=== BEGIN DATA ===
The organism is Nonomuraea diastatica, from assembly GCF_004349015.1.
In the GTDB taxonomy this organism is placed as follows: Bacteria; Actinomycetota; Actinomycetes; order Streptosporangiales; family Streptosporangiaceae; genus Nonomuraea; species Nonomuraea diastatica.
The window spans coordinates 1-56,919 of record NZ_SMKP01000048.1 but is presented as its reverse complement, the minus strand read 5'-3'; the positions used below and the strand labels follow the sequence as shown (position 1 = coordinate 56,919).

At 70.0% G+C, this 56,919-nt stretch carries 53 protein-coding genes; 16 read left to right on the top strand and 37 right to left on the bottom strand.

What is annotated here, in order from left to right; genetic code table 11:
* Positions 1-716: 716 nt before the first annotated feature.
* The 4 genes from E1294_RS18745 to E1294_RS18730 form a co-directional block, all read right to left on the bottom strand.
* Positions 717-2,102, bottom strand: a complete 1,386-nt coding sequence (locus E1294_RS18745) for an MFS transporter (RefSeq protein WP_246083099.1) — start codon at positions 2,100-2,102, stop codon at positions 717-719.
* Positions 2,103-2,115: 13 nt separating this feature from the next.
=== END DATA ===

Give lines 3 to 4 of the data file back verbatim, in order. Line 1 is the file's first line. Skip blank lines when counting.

The window spans coordinates 1-56,919 of record NZ_SMKP01000048.1 but is presented as its reverse complement, the minus strand read 5'-3'; the positions used below and the strand labels follow the sequence as shown (position 1 = coordinate 56,919).

At 70.0% G+C, this 56,919-nt stretch carries 53 protein-coding genes; 16 read left to right on the top strand and 37 right to left on the bottom strand.